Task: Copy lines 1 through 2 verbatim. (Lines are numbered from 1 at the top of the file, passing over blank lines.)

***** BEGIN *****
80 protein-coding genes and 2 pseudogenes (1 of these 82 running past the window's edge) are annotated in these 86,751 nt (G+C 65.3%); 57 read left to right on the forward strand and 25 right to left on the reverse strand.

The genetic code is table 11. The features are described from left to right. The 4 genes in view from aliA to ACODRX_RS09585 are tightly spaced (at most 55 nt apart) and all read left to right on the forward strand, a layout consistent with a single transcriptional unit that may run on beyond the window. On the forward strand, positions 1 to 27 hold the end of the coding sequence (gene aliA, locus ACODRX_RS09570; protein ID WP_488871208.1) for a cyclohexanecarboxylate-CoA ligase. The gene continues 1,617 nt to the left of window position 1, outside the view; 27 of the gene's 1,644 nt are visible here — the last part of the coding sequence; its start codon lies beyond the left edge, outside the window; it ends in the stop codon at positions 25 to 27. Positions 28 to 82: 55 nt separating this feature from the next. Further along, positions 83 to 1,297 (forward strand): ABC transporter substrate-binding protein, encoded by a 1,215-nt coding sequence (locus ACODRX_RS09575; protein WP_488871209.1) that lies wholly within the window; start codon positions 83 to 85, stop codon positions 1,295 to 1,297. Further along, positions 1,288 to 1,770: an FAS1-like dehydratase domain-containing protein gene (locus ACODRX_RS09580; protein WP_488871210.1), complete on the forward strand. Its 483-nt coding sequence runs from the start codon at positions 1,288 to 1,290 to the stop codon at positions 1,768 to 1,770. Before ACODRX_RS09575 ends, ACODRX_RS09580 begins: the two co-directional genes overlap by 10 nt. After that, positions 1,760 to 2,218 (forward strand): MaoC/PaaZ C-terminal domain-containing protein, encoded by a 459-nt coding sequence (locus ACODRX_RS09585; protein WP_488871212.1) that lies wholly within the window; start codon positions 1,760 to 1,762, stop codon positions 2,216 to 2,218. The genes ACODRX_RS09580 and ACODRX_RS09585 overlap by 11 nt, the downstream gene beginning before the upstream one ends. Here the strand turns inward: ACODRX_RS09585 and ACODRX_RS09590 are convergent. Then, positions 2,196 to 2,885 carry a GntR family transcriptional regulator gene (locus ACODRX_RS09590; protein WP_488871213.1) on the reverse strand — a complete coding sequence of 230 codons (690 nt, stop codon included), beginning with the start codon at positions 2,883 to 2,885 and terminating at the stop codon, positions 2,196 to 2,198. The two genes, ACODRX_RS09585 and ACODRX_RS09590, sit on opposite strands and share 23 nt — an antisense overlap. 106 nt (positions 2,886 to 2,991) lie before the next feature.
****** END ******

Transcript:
80 protein-coding genes and 2 pseudogenes (1 of these 82 running past the window's edge) are annotated in these 86,751 nt (G+C 65.3%); 57 read left to right on the forward strand and 25 right to left on the reverse strand.

The genetic code is table 11. The features are described from left to right. The 4 genes in view from aliA to ACODRX_RS09585 are tightly spaced (at most 55 nt apart) and all read left to right on the forward strand, a layout consistent with a single transcriptional unit that may run on beyond the window. On the forward strand, positions 1 to 27 hold the end of the coding sequence (gene aliA, locus ACODRX_RS09570; protein ID WP_488871208.1) for a cyclohexanecarboxylate-CoA ligase. The gene continues 1,617 nt to the left of window position 1, outside the view; 27 of the gene's 1,644 nt are visible here — the last part of the coding sequence; its start codon lies beyond the left edge, outside the window; it ends in the stop codon at positions 25 to 27. Positions 28 to 82: 55 nt separating this feature from the next. Further along, positions 83 to 1,297 (forward strand): ABC transporter substrate-binding protein, encoded by a 1,215-nt coding sequence (locus ACODRX_RS09575; protein WP_488871209.1) that lies wholly within the window; start codon positions 83 to 85, stop codon positions 1,295 to 1,297. Further along, positions 1,288 to 1,770: an FAS1-like dehydratase domain-containing protein gene (locus ACODRX_RS09580; protein WP_488871210.1), complete on the forward strand. Its 483-nt coding sequence runs from the start codon at positions 1,288 to 1,290 to the stop codon at positions 1,768 to 1,770. Before ACODRX_RS09575 ends, ACODRX_RS09580 begins: the two co-directional genes overlap by 10 nt. After that, positions 1,760 to 2,218 (forward strand): MaoC/PaaZ C-terminal domain-containing protein, encoded by a 459-nt coding sequence (locus ACODRX_RS09585; protein WP_488871212.1) that lies wholly within the window; start codon positions 1,760 to 1,762, stop codon positions 2,216 to 2,218. The genes ACODRX_RS09580 and ACODRX_RS09585 overlap by 11 nt, the downstream gene beginning before the upstream one ends. Here the strand turns inward: ACODRX_RS09585 and ACODRX_RS09590 are convergent. Then, positions 2,196 to 2,885 carry a GntR family transcriptional regulator gene (locus ACODRX_RS09590; protein WP_488871213.1) on the reverse strand — a complete coding sequence of 230 codons (690 nt, stop codon included), beginning with the start codon at positions 2,883 to 2,885 and terminating at the stop codon, positions 2,196 to 2,198. The two genes, ACODRX_RS09585 and ACODRX_RS09590, sit on opposite strands and share 23 nt — an antisense overlap. 106 nt (positions 2,886 to 2,991) lie before the next feature.